Garrison Keillor brings the prairie to the Berkshires
by Seth Rogovoy

(LENOX, Mass., June 30, 2002) – If anyone wandered into the Koussevitzky Shed unaware of what was about to take place, signs for “Guy’s Shoes,” “The Catchup Advisory Board,” “The American Duct Tape Council” and “Powdermilk Biscuits” hanging over the stage on Saturday night were a sure tipoff that Minnesota Public Radio’s “Prairie Home Companion” with Garrison Keillor was back again, broadcasting live from Tanglewood in what has fast become a summertime ritual as reliable as James Taylor, the Boston Pops and the “1812 Overture.”

Keillor’s variety show of Americana and assorted other arcana seemed a perfect fit on a gorgeous summer evening at Tanglewood, and the host and author did his part to fit the show to the place, with plenty of jokes and observations tailored to the immediate surroundings and the vicinity.

One can only wonder what listeners across the nation thought of Keillor’s references to the great cottages of the Berkshires that “would have been the Czar’s summer palace if not for the income tax,” and that have now been turned into “b&bs, meditation retreats and odd, small private schools.” Or of a Stockbridge “ferociously defending itself against commecial intrusion,” where, however, due to the tourist-based economy, “the shops don’t sell many things you’re likely to use in your daily life.”

So what if his observations of life in the Berkshires weren’t totally consistent? Keillor obviously did his homework, and spoke plenty about Koussevitzky, the Boston Symphony and particularly Leonard Bernstein, about whom he talk-sang an original lyric to the tune of “Officer Krupke” from “West Side Story.”

In addition to playing several movements from the “Sunrise Quartet” by Haydn, the members of the Juilliard String Quartet gamely joined Keillor and company in a Guy Noir skit, in which Noir’s assignment was to find the quartet’s missing violist by show time.

Apparently the viola enjoys a status similar to that of the banjo in folk music, as the instrument and the player were the butt of jokes by the musicians. Noir finally found the missing Samuel Rhodes valiantly impersonating a comedian in a local comedy club called “The Berserkshires” (why hasn’t anyone ever thought of that?) that caters to “a blue-collar clientele of spa workers and Volvo mechanics.”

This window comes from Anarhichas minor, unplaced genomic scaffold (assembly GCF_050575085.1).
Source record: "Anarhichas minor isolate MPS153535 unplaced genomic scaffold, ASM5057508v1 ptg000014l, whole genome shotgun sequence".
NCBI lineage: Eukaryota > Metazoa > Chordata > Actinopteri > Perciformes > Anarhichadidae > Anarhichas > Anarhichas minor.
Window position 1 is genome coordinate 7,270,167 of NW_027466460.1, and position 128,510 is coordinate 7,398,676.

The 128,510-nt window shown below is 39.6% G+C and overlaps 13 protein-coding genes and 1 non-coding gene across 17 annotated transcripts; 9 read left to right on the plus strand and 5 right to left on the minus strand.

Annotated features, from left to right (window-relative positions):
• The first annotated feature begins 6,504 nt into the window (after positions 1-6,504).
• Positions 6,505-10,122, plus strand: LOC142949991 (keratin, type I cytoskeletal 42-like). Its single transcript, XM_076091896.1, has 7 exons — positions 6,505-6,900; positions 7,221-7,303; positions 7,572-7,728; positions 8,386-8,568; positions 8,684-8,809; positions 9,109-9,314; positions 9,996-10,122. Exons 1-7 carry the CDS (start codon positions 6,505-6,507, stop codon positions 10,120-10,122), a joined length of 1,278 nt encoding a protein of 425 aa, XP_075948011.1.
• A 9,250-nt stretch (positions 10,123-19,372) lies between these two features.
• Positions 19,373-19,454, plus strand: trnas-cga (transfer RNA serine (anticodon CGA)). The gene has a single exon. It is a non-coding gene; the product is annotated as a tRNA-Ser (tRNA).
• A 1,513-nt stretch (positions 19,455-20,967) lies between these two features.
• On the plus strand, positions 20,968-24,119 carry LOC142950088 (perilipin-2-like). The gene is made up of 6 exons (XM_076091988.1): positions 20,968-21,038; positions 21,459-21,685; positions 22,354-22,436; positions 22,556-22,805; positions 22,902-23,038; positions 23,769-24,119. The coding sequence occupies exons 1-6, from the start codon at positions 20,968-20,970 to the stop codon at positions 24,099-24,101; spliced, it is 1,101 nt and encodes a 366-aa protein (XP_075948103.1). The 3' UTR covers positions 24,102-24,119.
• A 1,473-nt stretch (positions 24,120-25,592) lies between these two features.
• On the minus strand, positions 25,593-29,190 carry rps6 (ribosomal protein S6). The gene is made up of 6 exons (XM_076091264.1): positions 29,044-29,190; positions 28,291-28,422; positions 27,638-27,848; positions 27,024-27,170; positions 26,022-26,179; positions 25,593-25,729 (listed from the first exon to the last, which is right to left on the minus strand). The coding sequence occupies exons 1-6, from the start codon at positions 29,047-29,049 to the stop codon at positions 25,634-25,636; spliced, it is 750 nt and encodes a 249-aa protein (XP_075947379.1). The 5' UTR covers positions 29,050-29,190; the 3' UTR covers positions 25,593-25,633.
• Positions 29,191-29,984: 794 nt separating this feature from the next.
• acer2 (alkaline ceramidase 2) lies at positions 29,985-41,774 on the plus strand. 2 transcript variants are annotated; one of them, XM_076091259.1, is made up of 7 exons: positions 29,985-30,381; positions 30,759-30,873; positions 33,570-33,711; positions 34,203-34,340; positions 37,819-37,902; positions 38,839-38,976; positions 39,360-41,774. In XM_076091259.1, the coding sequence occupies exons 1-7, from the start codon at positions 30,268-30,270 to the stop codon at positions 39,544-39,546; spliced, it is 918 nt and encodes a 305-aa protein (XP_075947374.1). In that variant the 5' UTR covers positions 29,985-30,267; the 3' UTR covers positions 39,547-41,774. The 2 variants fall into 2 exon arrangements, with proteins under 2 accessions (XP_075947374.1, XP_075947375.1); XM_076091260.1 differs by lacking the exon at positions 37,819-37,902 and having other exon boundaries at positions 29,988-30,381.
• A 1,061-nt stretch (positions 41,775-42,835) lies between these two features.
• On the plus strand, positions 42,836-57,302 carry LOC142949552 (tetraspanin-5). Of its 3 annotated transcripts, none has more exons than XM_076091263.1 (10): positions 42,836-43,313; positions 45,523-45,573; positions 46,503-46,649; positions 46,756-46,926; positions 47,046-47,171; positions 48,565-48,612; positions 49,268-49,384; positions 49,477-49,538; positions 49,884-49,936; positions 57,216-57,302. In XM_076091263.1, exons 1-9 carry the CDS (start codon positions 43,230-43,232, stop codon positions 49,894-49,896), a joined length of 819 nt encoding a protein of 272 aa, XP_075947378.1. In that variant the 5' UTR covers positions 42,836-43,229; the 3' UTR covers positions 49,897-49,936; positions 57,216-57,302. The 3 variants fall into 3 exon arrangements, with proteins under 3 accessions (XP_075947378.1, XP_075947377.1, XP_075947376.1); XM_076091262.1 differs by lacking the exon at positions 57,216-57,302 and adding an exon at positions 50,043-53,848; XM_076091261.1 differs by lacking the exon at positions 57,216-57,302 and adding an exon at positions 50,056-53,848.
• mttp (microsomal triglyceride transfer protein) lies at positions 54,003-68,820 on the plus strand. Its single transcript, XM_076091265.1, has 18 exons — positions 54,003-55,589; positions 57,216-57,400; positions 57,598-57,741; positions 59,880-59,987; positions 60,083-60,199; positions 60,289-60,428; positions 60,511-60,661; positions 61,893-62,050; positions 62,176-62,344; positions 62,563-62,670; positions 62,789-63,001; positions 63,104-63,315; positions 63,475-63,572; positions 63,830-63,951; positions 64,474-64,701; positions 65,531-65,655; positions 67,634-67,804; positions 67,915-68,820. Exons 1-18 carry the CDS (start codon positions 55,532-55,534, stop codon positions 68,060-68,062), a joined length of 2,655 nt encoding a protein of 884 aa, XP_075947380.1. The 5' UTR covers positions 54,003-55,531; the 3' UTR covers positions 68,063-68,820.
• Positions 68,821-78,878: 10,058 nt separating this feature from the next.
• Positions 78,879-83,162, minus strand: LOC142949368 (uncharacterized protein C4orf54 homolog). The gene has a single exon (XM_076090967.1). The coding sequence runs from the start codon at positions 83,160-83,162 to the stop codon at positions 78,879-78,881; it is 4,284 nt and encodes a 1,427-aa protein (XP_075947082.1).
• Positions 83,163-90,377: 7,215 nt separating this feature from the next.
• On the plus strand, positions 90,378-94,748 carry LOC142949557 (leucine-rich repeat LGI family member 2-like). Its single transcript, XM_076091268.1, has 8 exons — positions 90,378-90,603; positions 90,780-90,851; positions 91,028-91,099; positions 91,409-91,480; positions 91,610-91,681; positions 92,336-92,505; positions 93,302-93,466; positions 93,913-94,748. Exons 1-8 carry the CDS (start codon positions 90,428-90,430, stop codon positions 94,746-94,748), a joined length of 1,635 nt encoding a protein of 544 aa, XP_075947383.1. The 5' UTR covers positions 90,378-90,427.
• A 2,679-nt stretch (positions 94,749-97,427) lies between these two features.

Keillor also acknowledged Tanglewood’s role as a training ground for young musicians by turning over the microphone several times to 16-year-old Bulgarian violin prodigy Bella Hristova, currently studying at the Meadowmount School of Music in upstate New York. Accompanied by pianist Robert Conway, Hristova played a piece by Debussy and another based on an Eastern European folk idiom.

This week’s episode of “Prairie Home Companion” was a variety show ranging the gamut from Hristova’s and the Juilliard’s classical music to the bluesy jazz and bossa nova of singer Karrin Allyson to the Irish fiddle music of Peter Ostroushko to the Chet Atkins-style country guitar of Pat Donohue to the western swing of pedal-steel guitarist Cindy Cashdollar, whose “Hillbilly Bebop” was a rollicking highlight. In an opening skit, sound effects wizard Fred Newman played them all, from Bach to hip-hop, using a minimum of gadgets and mostly his own mouth and voice box.

The show flowed effortlessly from one segment to another. The stage was set functionally, not for maximum visibility of the performers by the audience but for getting the various performers on and off the stage with maximal efficiency and minimal fuss. After a brief intermission halfway through, concertgoers stood in front of the stage handing Keillor messages to read to loved ones listening around the country.

And then, of course, there was Keillor’s “Lake Wobegon” monologue, this one centered on a tomato-growing contest. Keillor made some apt observations about homegrown versus store-bought tomatoes – “you might as well dye styrofoam balls red” he said about the latter – but what was most spectacular was to see him work the 15-minute monologue without any script or notes (unless he had them scratched on his fingernails, which he seemed to stare at for long periods of time).

[This review originally appeared in the Berkshire Eagle on July 1, 2002. Copyright Seth Rogovoy 2002. All rights reserved.]

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